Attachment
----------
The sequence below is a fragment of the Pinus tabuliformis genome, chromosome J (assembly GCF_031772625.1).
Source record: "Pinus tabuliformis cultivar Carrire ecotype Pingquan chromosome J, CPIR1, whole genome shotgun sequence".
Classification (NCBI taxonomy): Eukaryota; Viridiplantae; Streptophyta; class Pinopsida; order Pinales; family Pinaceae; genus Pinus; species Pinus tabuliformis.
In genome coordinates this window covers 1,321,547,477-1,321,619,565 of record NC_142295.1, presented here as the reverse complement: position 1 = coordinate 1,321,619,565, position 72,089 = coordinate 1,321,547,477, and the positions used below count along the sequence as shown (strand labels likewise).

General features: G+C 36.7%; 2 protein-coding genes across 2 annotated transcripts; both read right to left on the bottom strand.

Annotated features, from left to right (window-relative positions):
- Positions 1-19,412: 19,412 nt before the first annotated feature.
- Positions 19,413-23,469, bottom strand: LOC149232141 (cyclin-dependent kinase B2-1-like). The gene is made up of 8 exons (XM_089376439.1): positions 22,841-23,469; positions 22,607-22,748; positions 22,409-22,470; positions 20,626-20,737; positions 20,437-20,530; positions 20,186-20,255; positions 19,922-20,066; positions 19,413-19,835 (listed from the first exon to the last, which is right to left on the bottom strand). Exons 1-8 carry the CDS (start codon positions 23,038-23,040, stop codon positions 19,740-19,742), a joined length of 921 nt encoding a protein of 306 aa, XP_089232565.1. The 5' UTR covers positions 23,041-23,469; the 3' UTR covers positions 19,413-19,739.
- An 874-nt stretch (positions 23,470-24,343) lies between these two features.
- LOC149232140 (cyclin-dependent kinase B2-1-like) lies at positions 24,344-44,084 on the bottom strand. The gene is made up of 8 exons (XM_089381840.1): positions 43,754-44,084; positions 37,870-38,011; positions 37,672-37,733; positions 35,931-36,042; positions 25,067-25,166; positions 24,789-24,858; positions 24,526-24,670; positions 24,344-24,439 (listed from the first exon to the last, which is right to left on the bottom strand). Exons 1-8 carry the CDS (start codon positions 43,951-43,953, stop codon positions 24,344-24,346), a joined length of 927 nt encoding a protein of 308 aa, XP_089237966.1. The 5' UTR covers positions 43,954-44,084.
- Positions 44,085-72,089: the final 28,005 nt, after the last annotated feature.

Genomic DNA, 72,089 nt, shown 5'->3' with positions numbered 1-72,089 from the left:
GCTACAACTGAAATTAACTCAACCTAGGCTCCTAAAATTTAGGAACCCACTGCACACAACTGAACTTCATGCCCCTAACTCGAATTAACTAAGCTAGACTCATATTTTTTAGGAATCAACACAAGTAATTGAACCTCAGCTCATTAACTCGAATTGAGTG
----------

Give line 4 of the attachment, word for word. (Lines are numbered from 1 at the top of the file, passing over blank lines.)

In genome coordinates this window covers 1,321,547,477-1,321,619,565 of record NC_142295.1, presented here as the reverse complement: position 1 = coordinate 1,321,619,565, position 72,089 = coordinate 1,321,547,477, and the positions used below count along the sequence as shown (strand labels likewise).